Down to Earth With Richard Prum

by Sam Lemonick
Tuesday, November 14, 2017

Richard Prum studies modern birds to learn more about dinosaurs. Credit: John D. and Catherine T. MacArthur Foundation.

Prum, a professor of ornithology at Yale University in New Haven, Conn., was an avid birdwatcher as a kid and thought he might grow up to be a park ranger. But in college he became interested in phylogenetics — the study of evolutionary relationships. Combining that with his interest in birdwatching seemed natural, he thought. So he went into evolutionary ornithology.

Recently, Prum spoke with freelance writer Sam Lemonick about some of his biggest discoveries and how he hopes to change the way we think about birds and dinosaurs.

SL: How do you think of your work as a whole?

RP: I am an evolutionary ornithologist. That means I do a whole lot of different research on avian diversity that focuses on understanding how birds got to be the way they are in terms of diversity, structure, form and function, and even behavior. The one thing that I really am not is an ecologist. I’m not so much interested in the energy flow in the ecosystem or where birds are feeding. But just about everything else besides primary ecology is fair game.

SL: You are technically an ornithologist, but a lot of people know you as a dinosaur guy.

RP: Well, I am a dinosaur guy, and what I really hope to do is transform people’s opinions about what that means. For most people, a “dinosaur guy” wears a string tie and a cowboy hat and spends most of his time on his knees in the American West, digging up bones from 60 million to 100 million years ago. But dino guys also wear binoculars and go to the jungle to study behavior, feather function, feather evolution and development. Given that birds are dinosaurs, I am actually thoroughly a bird biologist. But the fact that birds are dinos makes me a dino guy.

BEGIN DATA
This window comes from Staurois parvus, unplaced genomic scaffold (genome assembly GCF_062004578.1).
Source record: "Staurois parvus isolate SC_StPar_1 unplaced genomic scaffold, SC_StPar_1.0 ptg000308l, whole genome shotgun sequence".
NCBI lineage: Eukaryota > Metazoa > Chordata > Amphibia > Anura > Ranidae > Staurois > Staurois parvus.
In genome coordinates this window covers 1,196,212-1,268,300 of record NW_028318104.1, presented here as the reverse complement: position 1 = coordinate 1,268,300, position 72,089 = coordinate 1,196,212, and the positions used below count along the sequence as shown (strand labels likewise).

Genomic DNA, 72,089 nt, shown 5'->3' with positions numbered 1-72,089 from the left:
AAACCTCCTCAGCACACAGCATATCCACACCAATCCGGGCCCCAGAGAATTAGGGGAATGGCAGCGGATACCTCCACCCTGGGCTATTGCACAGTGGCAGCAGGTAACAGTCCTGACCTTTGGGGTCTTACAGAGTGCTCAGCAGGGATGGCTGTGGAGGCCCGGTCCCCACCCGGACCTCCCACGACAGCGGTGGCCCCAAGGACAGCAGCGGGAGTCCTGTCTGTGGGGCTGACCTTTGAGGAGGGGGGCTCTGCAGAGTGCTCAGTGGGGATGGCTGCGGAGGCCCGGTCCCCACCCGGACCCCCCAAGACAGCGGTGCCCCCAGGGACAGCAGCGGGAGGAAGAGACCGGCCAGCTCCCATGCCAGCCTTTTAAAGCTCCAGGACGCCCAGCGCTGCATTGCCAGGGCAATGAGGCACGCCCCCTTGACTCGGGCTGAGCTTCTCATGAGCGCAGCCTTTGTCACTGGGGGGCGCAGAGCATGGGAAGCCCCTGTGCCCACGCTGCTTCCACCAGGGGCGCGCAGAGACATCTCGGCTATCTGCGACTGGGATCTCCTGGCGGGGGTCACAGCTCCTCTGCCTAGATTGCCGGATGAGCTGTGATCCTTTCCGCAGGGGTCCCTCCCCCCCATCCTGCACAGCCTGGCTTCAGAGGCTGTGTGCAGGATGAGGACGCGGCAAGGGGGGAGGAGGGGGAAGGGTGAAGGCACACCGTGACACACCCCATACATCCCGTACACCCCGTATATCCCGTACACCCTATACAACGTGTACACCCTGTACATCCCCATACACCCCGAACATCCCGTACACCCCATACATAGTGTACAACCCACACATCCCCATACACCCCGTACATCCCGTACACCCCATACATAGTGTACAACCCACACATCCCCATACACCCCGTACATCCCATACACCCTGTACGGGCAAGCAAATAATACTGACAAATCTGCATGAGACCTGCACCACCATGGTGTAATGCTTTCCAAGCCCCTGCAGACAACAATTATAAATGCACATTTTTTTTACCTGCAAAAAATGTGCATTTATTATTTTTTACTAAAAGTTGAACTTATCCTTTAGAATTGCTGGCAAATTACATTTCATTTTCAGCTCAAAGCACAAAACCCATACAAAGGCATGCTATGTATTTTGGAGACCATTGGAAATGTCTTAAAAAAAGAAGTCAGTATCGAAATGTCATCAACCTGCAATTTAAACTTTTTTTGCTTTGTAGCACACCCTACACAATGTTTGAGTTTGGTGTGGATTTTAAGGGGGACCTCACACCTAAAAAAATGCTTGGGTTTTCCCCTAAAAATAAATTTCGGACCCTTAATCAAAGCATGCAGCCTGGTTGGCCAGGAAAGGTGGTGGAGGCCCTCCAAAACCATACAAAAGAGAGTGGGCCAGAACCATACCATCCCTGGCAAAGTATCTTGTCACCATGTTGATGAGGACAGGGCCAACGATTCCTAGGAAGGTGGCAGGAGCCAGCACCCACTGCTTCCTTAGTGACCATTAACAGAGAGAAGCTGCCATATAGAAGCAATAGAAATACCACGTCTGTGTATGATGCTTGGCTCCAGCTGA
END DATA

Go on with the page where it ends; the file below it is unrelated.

My forays into paleontology — where I’m actually looking at the fossil evidence of the origins of feathers or dinosaur feathers — are a relatively small component of the work I do.

Prum and his colleagues recently described the plumage of Anchiornus huxleyi. Credit: Matt Martyniuk.

SL: One of your biggest contributions has been to our understanding of the origin of feathers. Where did they come from?

RP: With the discovery of Archaeopteryx [in the 1860s], it was clear that feathers evolved before modern birds were completely “bird-y.” Archaeopteryx had a mixture of what we considered at that time to be avian and reptilian forms, but it had entirely modern feathers. Until the late 1990s, the fossil record revealed nothing about the origin of feathers. For all that time, the process of trying to figure out how feathers originated consisted of extrapolating backward from modern feather diversity to some [hypothetical] antecedent or ancestral structure. We had to imagine what primitive feathers might have looked like.

For most of the 20th century, [we thought] that feathers were so exquisitely adapted for flight that they must have evolved through selection for aerodynamic function. Because of a general developmental relationship or similarity between feathers and scales, we thought that feathers actually evolved from elongate scales that were getting longer and longer to catch air.

[Since then, we have learned that] one of the most fascinating and complicated things about feathers is how they grow. The conundrum of feathers is that they’re branched like a tree, but grow from their base like a hair. That means that the branches are older than the trunks. I proposed that the elongate-scale model should be rejected because it is not sustainable or supportable. Feathers are tubular. What was going on was a series of specializations in the growth of this novel tube. The first feather that would have grown would have been tubular. The second feather would have been a tuft, where you subdivide the tube vertically to make a tuft growing out of a tubular follicle. Then subsequent of that would have been specializations in how the subdivisions of the tube grow to create barbed structures or branched structures.